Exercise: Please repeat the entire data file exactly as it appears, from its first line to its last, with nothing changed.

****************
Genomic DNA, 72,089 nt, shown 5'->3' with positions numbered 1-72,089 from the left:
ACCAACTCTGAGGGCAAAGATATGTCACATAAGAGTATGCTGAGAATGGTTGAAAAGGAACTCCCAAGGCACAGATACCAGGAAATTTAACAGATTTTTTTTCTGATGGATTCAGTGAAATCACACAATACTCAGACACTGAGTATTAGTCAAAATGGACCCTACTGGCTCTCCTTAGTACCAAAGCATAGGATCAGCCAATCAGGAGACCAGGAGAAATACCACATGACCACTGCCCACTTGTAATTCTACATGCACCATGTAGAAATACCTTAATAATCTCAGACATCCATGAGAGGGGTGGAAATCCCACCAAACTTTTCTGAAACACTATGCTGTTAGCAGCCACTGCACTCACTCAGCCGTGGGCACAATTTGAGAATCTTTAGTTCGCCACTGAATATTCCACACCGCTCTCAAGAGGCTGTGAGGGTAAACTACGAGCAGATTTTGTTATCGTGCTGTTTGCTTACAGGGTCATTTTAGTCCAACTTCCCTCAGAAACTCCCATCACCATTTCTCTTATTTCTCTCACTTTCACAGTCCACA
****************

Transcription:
Genomic DNA, 72,089 nt, shown 5'->3' with positions numbered 1-72,089 from the left:
ACCAACTCTGAGGGCAAAGATATGTCACATAAGAGTATGCTGAGAATGGTTGAAAAGGAACTCCCAAGGCACAGATACCAGGAAATTTAACAGATTTTTTTTCTGATGGATTCAGTGAAATCACACAATACTCAGACACTGAGTATTAGTCAAAATGGACCCTACTGGCTCTCCTTAGTACCAAAGCATAGGATCAGCCAATCAGGAGACCAGGAGAAATACCACATGACCACTGCCCACTTGTAATTCTACATGCACCATGTAGAAATACCTTAATAATCTCAGACATCCATGAGAGGGGTGGAAATCCCACCAAACTTTTCTGAAACACTATGCTGTTAGCAGCCACTGCACTCACTCAGCCGTGGGCACAATTTGAGAATCTTTAGTTCGCCACTGAATATTCCACACCGCTCTCAAGAGGCTGTGAGGGTAAACTACGAGCAGATTTTGTTATCGTGCTGTTTGCTTACAGGGTCATTTTAGTCCAACTTCCCTCAGAAACTCCCATCACCATTTCTCTTATTTCTCTCACTTTCACAGTCCACA